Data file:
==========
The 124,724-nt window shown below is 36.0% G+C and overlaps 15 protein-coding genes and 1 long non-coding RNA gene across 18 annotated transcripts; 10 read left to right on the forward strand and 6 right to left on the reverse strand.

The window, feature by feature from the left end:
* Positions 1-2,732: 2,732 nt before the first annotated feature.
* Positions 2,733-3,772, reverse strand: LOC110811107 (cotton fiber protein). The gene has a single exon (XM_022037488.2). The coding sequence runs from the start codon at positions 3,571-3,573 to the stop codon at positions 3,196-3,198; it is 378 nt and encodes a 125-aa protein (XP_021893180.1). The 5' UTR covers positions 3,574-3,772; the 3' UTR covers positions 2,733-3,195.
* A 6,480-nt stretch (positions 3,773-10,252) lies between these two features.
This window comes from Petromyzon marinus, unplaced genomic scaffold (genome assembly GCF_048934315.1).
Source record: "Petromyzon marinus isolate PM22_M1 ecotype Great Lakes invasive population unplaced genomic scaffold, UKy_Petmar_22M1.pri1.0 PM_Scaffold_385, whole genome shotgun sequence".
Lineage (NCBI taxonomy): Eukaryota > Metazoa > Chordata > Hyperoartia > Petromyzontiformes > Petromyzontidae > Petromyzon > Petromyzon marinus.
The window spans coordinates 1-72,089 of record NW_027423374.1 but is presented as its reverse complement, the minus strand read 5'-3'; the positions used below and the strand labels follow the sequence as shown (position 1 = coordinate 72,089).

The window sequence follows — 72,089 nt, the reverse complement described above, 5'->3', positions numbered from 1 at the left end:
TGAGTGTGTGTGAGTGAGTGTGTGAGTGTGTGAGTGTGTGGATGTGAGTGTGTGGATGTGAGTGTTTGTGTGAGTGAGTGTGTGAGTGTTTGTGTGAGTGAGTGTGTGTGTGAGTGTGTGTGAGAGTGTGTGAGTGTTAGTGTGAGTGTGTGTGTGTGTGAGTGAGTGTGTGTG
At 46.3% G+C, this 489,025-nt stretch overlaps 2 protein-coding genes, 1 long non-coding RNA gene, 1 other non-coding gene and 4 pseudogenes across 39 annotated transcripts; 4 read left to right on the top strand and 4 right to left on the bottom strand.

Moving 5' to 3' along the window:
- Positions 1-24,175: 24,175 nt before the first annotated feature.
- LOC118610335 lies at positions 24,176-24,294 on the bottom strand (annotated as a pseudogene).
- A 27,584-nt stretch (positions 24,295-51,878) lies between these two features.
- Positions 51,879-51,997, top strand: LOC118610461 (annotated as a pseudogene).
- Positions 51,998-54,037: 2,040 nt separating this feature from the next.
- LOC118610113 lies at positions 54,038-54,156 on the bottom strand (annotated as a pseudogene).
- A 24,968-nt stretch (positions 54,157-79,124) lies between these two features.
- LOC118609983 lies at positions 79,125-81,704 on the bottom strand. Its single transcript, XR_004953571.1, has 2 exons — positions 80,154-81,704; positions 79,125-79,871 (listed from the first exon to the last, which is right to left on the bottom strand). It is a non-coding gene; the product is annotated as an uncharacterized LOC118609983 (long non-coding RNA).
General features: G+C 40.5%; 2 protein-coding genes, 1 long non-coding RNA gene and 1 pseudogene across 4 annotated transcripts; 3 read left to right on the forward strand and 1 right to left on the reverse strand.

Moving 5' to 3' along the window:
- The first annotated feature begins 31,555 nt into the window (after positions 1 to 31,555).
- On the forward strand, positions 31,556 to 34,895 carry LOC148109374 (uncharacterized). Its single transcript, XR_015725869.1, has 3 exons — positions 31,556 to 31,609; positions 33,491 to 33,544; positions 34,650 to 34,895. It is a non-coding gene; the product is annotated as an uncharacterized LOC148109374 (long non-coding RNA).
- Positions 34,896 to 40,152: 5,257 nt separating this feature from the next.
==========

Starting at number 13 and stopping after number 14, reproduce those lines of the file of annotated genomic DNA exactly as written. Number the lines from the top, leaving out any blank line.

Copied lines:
Moving 5' to 3' along the window:
- Positions 1-24,175: 24,175 nt before the first annotated feature.